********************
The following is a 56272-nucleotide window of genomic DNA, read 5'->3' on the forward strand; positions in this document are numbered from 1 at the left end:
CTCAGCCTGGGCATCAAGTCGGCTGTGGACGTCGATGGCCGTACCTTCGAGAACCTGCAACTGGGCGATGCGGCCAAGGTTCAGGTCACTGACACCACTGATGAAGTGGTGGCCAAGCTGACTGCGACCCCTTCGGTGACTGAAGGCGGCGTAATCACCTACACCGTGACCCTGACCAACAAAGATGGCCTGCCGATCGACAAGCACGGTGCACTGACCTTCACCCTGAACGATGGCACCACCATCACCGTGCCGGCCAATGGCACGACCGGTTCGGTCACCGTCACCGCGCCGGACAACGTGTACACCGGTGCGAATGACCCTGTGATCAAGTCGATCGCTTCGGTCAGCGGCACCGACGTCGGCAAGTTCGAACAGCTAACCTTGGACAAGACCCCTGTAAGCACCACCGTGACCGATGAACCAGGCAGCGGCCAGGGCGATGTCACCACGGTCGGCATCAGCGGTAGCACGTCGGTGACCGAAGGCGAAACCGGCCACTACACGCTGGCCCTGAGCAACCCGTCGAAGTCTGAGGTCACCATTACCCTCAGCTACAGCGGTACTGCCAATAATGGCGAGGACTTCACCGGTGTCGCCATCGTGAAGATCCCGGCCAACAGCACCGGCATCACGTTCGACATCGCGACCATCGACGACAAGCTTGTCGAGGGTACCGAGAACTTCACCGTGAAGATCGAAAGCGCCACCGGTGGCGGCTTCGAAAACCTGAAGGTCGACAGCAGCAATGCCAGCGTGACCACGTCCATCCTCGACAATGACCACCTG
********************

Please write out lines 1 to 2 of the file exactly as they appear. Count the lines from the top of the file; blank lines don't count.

The following is a 56272-nucleotide window of genomic DNA, read 5'->3' on the forward strand; positions in this document are numbered from 1 at the left end:
CTCAGCCTGGGCATCAAGTCGGCTGTGGACGTCGATGGCCGTACCTTCGAGAACCTGCAACTGGGCGATGCGGCCAAGGTTCAGGTCACTGACACCACTGATGAAGTGGTGGCCAAGCTGACTGCGACCCCTTCGGTGACTGAAGGCGGCGTAATCACCTACACCGTGACCCTGACCAACAAAGATGGCCTGCCGATCGACAAGCACGGTGCACTGACCTTCACCCTGAACGATGGCACCACCATCACCGTGCCGGCCAATGGCACGACCGGTTCGGTCACCGTCACCGCGCCGGACAACGTGTACACCGGTGCGAATGACCCTGTGATCAAGTCGATCGCTTCGGTCAGCGGCACCGACGTCGGCAAGTTCGAACAGCTAACCTTGGACAAGACCCCTGTAAGCACCACCGTGACCGATGAACCAGGCAGCGGCCAGGGCGATGTCACCACGGTCGGCATCAGCGGTAGCACGTCGGTGACCGAAGGCGAAACCGGCCACTACACGCTGGCCCTGAGCAACCCGTCGAAGTCTGAGGTCACCATTACCCTCAGCTACAGCGGTACTGCCAATAATGGCGAGGACTTCACCGGTGTCGCCATCGTGAAGATCCCGGCCAACAGCACCGGCATCACGTTCGACATCGCGACCATCGACGACAAGCTTGTCGAGGGTACCGAGAACTTCACCGTGAAGATCGAAAGCGCCACCGGTGGCGGCTTCGAAAACCTGAAGGTCGACAGCAGCAATGCCAGCGTGACCACGTCCATCCTCGACAATGACCACCTG